“Sport has the power to inspire. It has the power to unite in a way that little else does”. Nelson Mandela’s inspirational words still hold true. The evolution sports has undertaken through the vaults of technological development has allowed it to bind with neighbouring cultural realms. Further, uniting people.
Culture is a buzz word in sport. Coaches often attribute their success or failure to this ambiguous word. But at the crux of it why should you care about your sports team’s culture?
The short answer is, while some sport team’s cultures can create sustained success, others will only deliver success in the short term, if at all.
Culture is a critical factor in the success of any organized group, whether that be a corporate organization or a sports team.
What is a Sports Team’s Culture?
Every team has a culture. Even if you do not know what yours is, one exists.
Culture is a measure of the observable behaviours your team and organization promotes and accepts. Ultimately, culture is best defined simply as ‘the way we do things around here’ or ‘the way we behave around here’. Culture is not what you think, or want to do, it is what you do. Some teams espouse a certain culture but actually behave in a very different way. That is, they do not ‘walk the talk’. Culture is the ‘talk you walk’. Your team’s culture results in either effective and productive outcomes or ineffective and unproductive outcomes.
Looking at sports teams, all coaches and athletes are confronted with team conflict at the same time.
Team conflict can affect both coaches and players and how they interact with each other. Coaches take on the burden of dealing with interpersonal members’ conflicts and the ethical challenges that those entail. If the coach is involved in the conflict another resulting problem may be the sense among the players that the coach is incompetent.
Different values generate different behaviours and cause different interpretations of others’ behaviour. Moreover, communication rules and conflict styles are reflected in cultural values. It is also likely that different value orientations initiate misunderstandings between individuals and set the stage for intergroup conflict.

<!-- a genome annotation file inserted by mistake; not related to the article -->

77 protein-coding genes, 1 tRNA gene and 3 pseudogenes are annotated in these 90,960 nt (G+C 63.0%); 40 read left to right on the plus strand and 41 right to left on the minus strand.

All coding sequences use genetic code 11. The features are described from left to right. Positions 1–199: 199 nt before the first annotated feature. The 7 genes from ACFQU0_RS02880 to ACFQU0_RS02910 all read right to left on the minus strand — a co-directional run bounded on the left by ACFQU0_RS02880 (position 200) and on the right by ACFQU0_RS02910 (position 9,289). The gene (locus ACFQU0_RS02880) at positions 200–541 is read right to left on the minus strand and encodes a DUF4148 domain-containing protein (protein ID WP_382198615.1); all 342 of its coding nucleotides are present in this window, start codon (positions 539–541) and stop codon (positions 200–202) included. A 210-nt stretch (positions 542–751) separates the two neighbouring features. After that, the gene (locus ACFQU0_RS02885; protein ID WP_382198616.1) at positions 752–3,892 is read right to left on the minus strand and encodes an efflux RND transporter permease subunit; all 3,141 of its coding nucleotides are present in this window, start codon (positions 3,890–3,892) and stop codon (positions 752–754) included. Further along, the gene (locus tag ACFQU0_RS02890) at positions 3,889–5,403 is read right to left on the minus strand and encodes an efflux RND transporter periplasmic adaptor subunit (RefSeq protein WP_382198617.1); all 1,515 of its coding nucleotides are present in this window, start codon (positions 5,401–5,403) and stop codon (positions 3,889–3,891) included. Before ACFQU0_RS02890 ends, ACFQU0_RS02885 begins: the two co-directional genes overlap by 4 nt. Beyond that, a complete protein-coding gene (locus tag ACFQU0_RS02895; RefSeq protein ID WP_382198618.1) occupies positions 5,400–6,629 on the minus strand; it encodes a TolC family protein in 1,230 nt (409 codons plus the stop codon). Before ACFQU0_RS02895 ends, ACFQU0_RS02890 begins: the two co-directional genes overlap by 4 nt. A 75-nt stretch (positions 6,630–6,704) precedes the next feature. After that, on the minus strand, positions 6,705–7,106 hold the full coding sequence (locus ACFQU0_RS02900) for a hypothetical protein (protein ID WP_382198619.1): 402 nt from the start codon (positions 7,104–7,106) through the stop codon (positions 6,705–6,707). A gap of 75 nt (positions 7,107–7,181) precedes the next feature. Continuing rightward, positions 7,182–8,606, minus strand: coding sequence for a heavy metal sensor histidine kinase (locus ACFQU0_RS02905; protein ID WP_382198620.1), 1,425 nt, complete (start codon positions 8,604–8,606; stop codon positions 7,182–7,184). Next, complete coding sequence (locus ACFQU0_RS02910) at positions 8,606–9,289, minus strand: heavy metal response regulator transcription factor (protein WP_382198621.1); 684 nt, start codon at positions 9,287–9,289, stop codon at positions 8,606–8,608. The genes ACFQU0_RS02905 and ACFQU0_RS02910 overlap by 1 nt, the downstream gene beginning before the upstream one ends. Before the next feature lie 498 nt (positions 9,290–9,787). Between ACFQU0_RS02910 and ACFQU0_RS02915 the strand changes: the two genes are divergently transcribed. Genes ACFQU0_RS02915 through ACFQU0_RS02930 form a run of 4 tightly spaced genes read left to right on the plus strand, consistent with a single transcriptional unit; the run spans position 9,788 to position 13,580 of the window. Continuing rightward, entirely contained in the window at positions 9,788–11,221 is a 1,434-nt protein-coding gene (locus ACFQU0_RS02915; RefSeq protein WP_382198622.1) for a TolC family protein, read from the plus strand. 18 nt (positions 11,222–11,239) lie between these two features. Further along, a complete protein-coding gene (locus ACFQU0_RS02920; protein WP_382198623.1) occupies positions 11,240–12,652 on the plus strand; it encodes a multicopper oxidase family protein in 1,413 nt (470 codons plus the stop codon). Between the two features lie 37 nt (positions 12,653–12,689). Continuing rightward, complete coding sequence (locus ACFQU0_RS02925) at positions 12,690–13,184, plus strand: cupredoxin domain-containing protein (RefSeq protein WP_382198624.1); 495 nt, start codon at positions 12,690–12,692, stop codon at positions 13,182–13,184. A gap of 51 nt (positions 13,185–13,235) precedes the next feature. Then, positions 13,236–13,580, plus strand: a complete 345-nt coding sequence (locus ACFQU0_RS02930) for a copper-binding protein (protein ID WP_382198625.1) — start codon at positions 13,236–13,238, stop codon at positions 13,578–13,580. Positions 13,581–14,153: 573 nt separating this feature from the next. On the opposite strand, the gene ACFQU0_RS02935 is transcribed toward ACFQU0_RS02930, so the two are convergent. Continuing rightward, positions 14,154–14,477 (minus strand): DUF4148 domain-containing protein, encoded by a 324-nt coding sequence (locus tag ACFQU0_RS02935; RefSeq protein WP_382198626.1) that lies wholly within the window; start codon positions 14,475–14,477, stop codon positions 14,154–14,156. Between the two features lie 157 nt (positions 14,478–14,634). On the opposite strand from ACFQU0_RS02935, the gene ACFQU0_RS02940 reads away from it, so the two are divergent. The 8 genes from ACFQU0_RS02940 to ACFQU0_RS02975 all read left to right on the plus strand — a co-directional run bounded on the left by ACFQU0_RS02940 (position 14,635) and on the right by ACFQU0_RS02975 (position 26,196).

Football and professional sports in general are one of the very few global enterprises in which players and coaches are brought from all over the world and put into a team which is then expected to communicate and achieve positive results immediately, regardless of cultural or linguistic differences. Yet, even though the topic of intercultural training has been more widely reported in the world of business than in sports, intercultural communication should be given attention whenever and wherever international success is expected.
An employee who is assigned to a foreign country without any sort of previous experience of the cultural customs, traditions or language can hardly be expected to thrive regardless of his subject expertise or football abilities.
- A good example to illustrate this point is the one around a familiar face to England fans: Sven-Göran Eriksson.
How is it possible for such an experienced football manager to fail in the seemingly easier level of Central American Football, having previously succeeded in the highly competitive European leagues? There are surely several answers to that question but there is one that focuses on the fact that Sven’s success in Europe was just not transferrable to a different cultural setting like Central America.
Sven is Swedish and as a European football expert he kept up to date with the European leagues and worked for clubs in Italy, Sweden and Portugal. While these countries differ widely in terms of culture, Europeans are clearly more aware of each others’ football traditions thanks to the proximity of their countries and European tournaments such as the Champions League, Euro or the UEFA Europa League.
So Sven-Göran Eriksson’s failure can be seen as his lack of expertise in Mexican football, the wider culture and the football tradition. It is unlikely he had heard much about the Mexican league or the players before his assignment in Mexico. So Sven’s failure could be blamed on a lack of intercultural awareness and a lack of adaptation on his side. It could also be blamed on the assumption of the Mexican Federation that his expertise could be used in any context, despite the cultural differences.
This example shows the importance of intercultural training courses and cross-cultural awareness whenever different cultures meet. Whether it is a multinational company or a football coach, expertise and a previously outstanding record do not necessarily ensure a successful international assignment.
A takeaway message.
Cross-cultural awareness training courses will ensure international assignees are equipped with the practical tools and skills necessary to live and work in a multicultural environment, whether they are responsible for the roll-out of an international merge or the success of any club.